My aunt is very religious. She works three days a week for a non-profit helping find resources and equipment for disabled people at work. Two days a week she works for a Christian organisation that poses as a cultural group for foreign students at a local university. They run discussion groups and cultural excursions, but they also try and get the students to do an introductory course to evangelical Christianity.
She was at a conference on Sunday, so she sent some students to my house for lunch, I was more than happy to receive them because they are, as a rule, intelligent, interesting and interested. Good fun. My friend is the photographer for a big theatre company which are runs a series of lunch time plays, A Pie, A Pint and A Play. My friend told me they're doing a trio of plays adapted from Chinese, which I and the students thought would be interesting. We arranged to go.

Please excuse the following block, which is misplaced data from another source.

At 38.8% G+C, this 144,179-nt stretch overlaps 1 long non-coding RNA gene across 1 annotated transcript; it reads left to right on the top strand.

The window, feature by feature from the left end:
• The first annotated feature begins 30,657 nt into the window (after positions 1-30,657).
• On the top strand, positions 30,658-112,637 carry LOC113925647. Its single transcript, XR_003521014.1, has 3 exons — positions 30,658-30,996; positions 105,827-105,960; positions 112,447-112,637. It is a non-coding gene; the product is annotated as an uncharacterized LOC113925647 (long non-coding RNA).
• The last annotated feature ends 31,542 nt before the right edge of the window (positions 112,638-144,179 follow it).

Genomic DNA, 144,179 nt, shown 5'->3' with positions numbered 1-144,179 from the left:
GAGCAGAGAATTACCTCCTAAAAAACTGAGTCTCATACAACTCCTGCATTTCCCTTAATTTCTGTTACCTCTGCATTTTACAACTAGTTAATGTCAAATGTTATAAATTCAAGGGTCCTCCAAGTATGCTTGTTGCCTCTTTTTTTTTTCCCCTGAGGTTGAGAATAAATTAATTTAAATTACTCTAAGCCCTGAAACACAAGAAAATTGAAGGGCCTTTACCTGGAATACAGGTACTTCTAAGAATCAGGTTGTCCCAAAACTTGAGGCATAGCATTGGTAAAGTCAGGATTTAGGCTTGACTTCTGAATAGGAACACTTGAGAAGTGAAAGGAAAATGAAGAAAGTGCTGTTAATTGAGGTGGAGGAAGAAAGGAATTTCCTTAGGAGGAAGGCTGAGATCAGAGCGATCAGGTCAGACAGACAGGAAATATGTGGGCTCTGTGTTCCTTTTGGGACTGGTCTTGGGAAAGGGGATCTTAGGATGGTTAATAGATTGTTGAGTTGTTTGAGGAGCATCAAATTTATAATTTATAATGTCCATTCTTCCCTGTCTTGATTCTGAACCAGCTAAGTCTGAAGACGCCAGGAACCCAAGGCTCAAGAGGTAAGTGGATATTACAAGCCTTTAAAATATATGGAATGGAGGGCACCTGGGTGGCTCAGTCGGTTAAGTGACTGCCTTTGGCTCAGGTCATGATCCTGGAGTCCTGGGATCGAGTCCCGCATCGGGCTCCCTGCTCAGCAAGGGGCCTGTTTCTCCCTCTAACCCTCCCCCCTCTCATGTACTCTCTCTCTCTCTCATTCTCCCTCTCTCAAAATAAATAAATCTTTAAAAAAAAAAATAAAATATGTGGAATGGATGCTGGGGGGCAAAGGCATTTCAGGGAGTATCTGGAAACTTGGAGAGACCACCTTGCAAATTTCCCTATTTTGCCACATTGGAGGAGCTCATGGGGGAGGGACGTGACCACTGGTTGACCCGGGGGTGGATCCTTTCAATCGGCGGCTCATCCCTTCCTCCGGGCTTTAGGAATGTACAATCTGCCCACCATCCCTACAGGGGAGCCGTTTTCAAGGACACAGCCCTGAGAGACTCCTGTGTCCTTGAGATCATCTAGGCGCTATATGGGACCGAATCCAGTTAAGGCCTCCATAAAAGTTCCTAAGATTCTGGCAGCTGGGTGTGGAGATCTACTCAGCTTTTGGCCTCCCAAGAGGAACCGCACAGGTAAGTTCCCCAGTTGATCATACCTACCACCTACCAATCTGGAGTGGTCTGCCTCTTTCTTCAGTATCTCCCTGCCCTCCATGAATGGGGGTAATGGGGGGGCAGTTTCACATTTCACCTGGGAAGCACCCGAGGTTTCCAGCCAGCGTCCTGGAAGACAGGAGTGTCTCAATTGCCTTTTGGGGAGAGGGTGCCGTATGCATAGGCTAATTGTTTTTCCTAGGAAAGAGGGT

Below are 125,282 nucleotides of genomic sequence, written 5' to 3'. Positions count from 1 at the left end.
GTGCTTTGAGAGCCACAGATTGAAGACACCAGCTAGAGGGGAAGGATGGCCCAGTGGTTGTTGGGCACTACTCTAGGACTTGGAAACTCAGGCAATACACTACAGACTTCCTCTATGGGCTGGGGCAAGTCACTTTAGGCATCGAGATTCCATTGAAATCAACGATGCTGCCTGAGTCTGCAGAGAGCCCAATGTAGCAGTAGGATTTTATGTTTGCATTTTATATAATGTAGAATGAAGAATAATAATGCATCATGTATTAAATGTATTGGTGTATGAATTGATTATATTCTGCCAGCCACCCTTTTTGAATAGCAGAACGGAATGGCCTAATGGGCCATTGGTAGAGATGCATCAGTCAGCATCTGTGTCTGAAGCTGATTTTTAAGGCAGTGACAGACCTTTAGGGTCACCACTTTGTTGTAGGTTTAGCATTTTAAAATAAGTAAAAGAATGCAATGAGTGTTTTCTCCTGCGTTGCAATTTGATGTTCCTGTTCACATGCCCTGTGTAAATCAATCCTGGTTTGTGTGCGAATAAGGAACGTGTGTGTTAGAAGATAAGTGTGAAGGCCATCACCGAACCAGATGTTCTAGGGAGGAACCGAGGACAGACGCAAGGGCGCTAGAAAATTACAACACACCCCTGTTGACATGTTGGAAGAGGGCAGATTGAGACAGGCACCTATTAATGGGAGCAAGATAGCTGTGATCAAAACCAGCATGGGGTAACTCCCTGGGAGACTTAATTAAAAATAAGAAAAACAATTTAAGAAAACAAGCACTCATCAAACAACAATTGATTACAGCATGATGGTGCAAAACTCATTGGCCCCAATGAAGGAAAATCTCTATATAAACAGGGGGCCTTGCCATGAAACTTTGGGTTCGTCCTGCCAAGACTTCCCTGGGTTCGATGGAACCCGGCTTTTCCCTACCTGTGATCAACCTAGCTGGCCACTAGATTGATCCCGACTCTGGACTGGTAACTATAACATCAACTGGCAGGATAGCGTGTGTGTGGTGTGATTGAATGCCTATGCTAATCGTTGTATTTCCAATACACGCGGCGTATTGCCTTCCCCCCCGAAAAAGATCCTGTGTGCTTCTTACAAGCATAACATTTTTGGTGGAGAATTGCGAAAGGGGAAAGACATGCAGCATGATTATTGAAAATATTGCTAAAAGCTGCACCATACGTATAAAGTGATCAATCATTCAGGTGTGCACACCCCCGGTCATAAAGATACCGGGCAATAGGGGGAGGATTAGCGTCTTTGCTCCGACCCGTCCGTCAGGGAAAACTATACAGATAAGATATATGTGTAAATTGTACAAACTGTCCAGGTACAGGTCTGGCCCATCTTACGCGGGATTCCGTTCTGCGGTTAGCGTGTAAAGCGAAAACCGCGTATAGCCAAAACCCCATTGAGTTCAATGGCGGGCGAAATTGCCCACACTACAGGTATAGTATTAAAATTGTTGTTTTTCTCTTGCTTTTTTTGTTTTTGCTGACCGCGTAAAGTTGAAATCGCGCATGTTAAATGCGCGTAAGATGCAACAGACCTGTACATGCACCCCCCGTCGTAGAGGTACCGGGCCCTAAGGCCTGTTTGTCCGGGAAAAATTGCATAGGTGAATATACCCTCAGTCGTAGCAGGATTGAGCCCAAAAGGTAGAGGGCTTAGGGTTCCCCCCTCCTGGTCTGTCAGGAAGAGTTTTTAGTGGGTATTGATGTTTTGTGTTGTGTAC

I called today to see if my aunt and her boyfriend (a Chinese speaker and all round good guy) wanted to come too. She took the opportunity to lambast me about my lack of cultural sensitivity, manifested through my taking them to a play to be enjoyed with a drink. Apparently her Chinese students have expressed dismay at the drinking culture in the West.
I suggested that she might be reading dismay into conversations based on her own values, and that, anyway, "A Pint" does not a bacchanalian afternoon make.
The crux of her angst, it seems, was concern that I might offer a counter-point to her expertly curated examples of Western people, all of whom seem to be teetotal Christians.
"You might have an alcohol problem, but I don't want that around my students."
I said that she was being not only horrible to me, but condescending to the students, whose interests she professes to represent. I said any sort of religious journey that can be derailed by the contents of a pint glass is worthless. I told her to fuck off.
It's funny because the biggest cultural gulfs seem to exist between members of the same family, not people from different countries.